Energy Adequacy Assessment Projection (EAAP)
In this section
In this section
The Energy Adequacy Assessment Projection (EAAP) report provides information on the impact of potential energy constraints, such as water storages during drought conditions or constraints on fuel supply for thermal generation, on supply adequacy in the National Electricity Market (NEM).
The most recent public EAAP report is the November 2019 EAAP report (645 KB, pdf).
Under the EAAP’s data collation process, all scheduled generators in the NEM are required to submit information to AEMO regarding the effect of energy supply limitations on their production outputs. This data provides a broad assessment of impacts on supply and reliability in the NEM. For more information please review the EAAP guidelines (802 KB, pdf) and the Reliability Standard Implementation Guidelines (RSIG) (560 KB, pdf).
For information about submitting Variable Generator Energy Limitation Framework (GELF) Parameters, see:
- https://portal.prod.nemnet.net.au to access the user interface.
- EAAP GELF Interface User Guide for a guide for accessing the EAAP GELF User Interface.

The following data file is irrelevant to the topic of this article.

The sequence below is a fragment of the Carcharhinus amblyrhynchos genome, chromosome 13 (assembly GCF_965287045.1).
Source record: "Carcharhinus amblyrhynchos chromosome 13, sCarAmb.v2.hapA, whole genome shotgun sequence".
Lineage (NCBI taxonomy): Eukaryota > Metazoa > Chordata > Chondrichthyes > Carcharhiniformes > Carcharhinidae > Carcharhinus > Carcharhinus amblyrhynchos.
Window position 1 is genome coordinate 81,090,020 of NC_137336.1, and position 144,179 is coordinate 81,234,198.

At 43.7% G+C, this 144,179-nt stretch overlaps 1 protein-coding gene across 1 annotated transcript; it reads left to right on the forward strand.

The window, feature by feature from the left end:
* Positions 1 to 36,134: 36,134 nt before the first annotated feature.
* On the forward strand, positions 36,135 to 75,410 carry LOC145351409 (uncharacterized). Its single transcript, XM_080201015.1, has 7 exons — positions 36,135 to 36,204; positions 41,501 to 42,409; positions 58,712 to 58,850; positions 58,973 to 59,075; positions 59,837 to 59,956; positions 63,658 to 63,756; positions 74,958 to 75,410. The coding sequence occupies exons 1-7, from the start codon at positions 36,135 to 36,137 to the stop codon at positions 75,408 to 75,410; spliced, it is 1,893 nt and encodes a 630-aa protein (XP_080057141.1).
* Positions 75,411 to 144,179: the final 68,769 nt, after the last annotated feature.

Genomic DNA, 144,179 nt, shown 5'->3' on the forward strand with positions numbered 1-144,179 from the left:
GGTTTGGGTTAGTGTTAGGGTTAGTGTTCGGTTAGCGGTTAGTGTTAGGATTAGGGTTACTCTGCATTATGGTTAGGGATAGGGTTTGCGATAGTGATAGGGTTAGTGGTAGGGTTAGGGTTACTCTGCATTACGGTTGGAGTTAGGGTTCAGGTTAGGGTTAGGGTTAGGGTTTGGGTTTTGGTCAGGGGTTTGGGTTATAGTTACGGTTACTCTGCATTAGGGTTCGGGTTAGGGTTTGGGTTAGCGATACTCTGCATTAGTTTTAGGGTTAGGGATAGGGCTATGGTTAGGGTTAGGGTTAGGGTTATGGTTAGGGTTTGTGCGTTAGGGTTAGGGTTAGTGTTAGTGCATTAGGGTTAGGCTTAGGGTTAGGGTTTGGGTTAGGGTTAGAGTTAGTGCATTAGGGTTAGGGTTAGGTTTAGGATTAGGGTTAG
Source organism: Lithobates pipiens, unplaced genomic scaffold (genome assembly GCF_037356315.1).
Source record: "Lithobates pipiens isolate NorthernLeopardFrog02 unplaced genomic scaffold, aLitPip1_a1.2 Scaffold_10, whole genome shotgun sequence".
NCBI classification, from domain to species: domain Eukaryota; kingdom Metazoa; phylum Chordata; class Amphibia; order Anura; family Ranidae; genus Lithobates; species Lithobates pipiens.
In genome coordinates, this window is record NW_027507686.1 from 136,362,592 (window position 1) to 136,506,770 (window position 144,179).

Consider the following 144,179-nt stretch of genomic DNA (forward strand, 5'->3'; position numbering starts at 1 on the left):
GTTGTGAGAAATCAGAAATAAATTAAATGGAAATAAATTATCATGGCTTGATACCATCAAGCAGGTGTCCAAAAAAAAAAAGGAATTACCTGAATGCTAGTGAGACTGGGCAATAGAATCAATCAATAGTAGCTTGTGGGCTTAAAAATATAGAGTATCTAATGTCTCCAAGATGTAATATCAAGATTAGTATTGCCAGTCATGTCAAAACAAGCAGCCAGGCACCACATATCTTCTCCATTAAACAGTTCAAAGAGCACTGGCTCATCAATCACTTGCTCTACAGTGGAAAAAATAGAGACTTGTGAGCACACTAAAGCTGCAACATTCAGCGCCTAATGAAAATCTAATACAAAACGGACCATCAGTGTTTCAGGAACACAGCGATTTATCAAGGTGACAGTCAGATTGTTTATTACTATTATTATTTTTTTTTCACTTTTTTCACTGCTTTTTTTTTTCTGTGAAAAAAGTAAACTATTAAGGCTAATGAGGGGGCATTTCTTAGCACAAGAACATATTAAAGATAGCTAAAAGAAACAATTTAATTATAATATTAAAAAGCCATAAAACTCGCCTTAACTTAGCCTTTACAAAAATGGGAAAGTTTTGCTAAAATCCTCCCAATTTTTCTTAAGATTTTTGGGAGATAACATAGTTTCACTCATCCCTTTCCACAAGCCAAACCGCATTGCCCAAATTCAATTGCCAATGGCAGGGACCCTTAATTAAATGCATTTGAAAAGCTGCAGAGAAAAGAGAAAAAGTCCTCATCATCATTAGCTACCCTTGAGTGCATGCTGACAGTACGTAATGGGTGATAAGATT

EAAP Report Archive
It is important for participants to note:
- The capacity or energy GELF parameters entered for each scenario should reflect the monthly forecast generation capability in that scenario, and not the generation capability reduction for the scenario.
- The three rainfall scenarios to be considered in submitting GELF parameters are:
- Low rainfall scenario – Variable GELF parameters for power stations located in Queensland, Victoria, South Australia and Tasmania should be based on the rainfall experienced between 1 July 2006 and 30 June 2007. Variable GELF parameters for power stations located in New South Wales should be based on the rainfall experienced between 1 June 2006 and 31 May 2007.
- Short-term average rainfall – Variable GELF parameters should be based on the average rainfall recorded over the past 10 years.
- Long-term average rainfall – Variable GELF parameters should be based on the average rainfall recorded over the past 50 years, or the longest period for which rainfall data is available, should this be less than 50 years.